Faced with daunting competition from Colorado, California, Alabama, and elsewhere, Florida began organizing its proposal Thursday to attract the newly authorized military U.S. Space Command, which would prepare for space warfare.
“We own the higher ground on the ability to place, support and operate space assets,” Space Florida President Frank DiBello declared, touting the launch capabilities, the preferred orbital trajectories from Florida, emerging commercial space sector, and Florida’s existing military bases and commands.
Gov. Ron DeSantis is putting forth Cape Canaveral, home to Kennedy Space Center; Cape Canaveral Air Force Station, which launches most of the nation’s military rockets now; and Patrick Air Force Base, as the preferred location in Florida. On Thursday more than 100 government, chambers of commerce, and space industry officials throughout the state gathered in Orlando to discuss how to turn that into a unified and winning proposal from the Sunshine State.
Florida officials may believe they own the higher ground. but Space Florida and its allies Thursday, while touting all of Florida’s advantages as if they were chamber or commerce pitches, they also had to dismiss press reports from April, neither confirmed nor denied by the Air Force, that said Colorado was the leading candidate and Florida already had failed to make the first cut.
“We know that’s not the case,” Lt. Gov. Jeanette Nuñez, chair of the Space Florida Board of Directors, said in a videotaped presentation. “We know it is wide open and Florida is in it. And we’re in it to win.
“U.S. Space Command belongs in Florida. No other state hosts more combatant commands. Florida also is home to over 20 military installations. Additionally, Florida has a long history in support of our nation’s efforts in space. And our commercial space industry is booming.”
Her comments were echoed by several other speakers who also noted the state’s other assets ranging from research being done at Florida’s universities to Florida lifestyle.
What’s at stake? The command is expected to host 1,200 personnel, military and civilian. It’s also expected to develop the cutting edge of the next frontier of warfare, space, which already is expected to boom with commercial activity in coming decades.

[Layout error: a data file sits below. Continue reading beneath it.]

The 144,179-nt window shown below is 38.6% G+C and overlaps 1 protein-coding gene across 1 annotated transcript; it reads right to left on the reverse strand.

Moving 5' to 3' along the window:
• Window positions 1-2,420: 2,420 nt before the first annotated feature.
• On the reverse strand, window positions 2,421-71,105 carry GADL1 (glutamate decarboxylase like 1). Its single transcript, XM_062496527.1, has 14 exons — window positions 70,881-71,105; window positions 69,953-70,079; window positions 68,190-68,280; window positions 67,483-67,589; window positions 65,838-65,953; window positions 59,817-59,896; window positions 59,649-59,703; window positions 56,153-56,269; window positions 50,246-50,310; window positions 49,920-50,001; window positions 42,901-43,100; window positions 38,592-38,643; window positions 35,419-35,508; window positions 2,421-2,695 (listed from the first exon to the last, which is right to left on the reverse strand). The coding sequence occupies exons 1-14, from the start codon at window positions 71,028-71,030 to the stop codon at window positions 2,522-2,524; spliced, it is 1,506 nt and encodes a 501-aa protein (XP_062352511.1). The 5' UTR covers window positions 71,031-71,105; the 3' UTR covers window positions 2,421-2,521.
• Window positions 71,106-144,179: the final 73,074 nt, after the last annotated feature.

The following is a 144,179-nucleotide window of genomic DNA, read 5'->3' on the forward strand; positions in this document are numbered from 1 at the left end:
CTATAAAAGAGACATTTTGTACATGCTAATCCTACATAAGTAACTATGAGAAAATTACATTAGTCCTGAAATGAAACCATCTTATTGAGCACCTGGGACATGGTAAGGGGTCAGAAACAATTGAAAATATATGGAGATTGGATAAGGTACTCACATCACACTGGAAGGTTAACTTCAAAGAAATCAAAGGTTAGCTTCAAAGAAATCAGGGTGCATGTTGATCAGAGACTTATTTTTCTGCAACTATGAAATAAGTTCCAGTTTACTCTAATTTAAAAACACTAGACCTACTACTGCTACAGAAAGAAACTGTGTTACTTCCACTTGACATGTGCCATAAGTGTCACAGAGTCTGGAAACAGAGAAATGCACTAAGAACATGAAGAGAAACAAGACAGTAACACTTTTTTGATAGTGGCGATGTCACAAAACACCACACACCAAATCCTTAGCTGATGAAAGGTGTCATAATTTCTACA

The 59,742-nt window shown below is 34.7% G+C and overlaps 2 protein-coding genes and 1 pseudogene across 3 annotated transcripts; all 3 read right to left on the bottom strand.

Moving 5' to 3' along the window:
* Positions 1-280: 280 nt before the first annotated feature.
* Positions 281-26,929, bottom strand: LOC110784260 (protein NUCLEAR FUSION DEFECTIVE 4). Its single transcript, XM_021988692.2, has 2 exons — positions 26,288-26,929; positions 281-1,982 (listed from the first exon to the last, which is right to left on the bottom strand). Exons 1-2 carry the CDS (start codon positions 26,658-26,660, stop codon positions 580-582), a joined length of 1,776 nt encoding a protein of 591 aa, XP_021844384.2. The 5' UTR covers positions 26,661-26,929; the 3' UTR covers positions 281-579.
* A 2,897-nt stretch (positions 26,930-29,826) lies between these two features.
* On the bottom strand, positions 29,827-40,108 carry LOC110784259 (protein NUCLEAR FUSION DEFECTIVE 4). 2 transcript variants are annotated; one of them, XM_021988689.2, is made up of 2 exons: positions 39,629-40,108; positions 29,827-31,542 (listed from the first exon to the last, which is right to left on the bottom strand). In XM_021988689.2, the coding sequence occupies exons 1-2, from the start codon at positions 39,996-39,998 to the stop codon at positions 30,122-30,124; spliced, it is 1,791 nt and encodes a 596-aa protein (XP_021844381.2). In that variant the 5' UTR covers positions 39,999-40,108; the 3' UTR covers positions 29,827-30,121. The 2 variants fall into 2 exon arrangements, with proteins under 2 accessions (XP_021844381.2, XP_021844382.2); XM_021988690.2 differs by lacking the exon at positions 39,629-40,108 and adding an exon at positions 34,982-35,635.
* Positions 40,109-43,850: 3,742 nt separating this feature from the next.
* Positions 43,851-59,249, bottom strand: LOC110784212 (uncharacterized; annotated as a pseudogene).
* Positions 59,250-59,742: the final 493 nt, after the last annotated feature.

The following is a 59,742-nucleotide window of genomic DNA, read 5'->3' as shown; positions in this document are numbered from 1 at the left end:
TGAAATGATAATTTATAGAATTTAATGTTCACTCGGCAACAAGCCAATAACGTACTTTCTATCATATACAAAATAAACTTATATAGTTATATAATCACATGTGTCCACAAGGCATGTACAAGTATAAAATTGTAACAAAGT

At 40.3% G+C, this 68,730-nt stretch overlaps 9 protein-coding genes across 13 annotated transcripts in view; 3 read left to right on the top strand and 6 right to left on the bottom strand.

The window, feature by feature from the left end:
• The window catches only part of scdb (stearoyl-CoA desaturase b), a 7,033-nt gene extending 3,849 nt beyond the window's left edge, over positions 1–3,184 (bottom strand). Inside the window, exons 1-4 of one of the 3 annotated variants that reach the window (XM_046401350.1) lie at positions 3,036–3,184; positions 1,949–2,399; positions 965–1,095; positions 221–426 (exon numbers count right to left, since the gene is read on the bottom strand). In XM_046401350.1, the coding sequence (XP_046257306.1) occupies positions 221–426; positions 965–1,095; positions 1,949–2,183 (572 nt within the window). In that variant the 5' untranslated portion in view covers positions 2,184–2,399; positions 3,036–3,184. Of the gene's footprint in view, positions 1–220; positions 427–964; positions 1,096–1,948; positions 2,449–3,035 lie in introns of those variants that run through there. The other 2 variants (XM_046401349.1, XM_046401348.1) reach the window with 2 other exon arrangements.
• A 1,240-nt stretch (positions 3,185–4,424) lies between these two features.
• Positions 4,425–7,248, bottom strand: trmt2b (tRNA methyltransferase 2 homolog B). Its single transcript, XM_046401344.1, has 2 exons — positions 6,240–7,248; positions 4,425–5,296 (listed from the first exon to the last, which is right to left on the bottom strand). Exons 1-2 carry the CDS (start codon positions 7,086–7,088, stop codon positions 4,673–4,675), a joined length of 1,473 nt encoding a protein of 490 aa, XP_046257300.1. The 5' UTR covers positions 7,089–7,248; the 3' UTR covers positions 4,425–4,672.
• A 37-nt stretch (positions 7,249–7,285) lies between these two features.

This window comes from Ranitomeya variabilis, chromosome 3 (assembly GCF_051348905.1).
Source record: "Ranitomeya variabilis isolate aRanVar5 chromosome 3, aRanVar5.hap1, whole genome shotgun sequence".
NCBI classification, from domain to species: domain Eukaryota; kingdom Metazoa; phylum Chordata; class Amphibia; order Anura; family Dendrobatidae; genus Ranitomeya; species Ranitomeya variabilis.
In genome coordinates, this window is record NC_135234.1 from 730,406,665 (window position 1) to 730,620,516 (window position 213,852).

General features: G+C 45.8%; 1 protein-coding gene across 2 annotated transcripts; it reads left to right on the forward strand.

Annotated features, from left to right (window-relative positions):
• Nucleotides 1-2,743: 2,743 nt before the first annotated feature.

One speaker compared the development of a U.S. Space Command and the emerging frontier with the Navies of hundreds of years ago, developed to keep the seas free and open for exploration and commerce. Another compared them with the U.S. Army’s role in opening of the United States’ western frontiers to exploration and commerce.
The U.S. Air Force intends to go through a long, involved process, though that will begin in a matter of weeks with key congressional hearings. The Air Force is following its usual new base siting protocols, which will involve at least three rounds of congressional oversight, narrowing down potential locations to a few, and then to a preferred site and an alternative. Ultimately, Secretary of the Air Force Heather Wilson will decide.
Republican U.S. Rep. Michael Waltz of St. Augustine Beach, a member of both the House Armed Services Committee and the Space Subcommittee of the House Commerce Committee, assured the gathering that, “Despite what you may have read in the media, the Air Force has indicated to me that it is following its basic strategic process.”
The U.S. Space Command would coordinate all the military branches in developing, administering, and, if needed, mobilizing defense and warfare efforts conducted in space.
This is not just about putting up military reconnaissance or communications satellites anymore, much of what the Air Force has been doing for decades from Cape Canaveral Air Force Station. Several speakers, albeit civilian consultants [the U.S. Department of Defense does not participate in base pitch efforts] pointed out this also will be about weaponizing space.
“Make no doubt that space today is a war-fighting domain. It is no longer a domain just to travel through. It is a domain, it is a global common, that this nation must protect,” said Glenn Spears, a retired U.S. Air Force lieutenant-general who is consulting Space Florida through the Principi Group.
It was left largely to DiBello, Florida’s official visionary for space opportunity, to describe the broader ramifications of a U.S. Space Command. The next generation of military space assets including hypersonics, laser-beam, cyber and electromagnetic offensive and defenses, and robotic platforms, he suggested, will be positioned for rapid use. So they will be highly movable, rapidly accessible, reconfigurable and reprogrammable.
“Space defenses is happening. And it’s being driven by our adversaries. And it will be launched and supported by Florida,” DiBello said.
That also means huge opportunities for commercial support, just as a Navy opening up ocean exploration or the Army opening up the West needed trading posts, suppliers, and civilian support.
“There will be and must be deep logistics support and rapid-deployment capability and built-in resilience for rapid reconstitution in the face of real-time attrition,” DiBello said. “This is real-time space operations in the face of a threat.”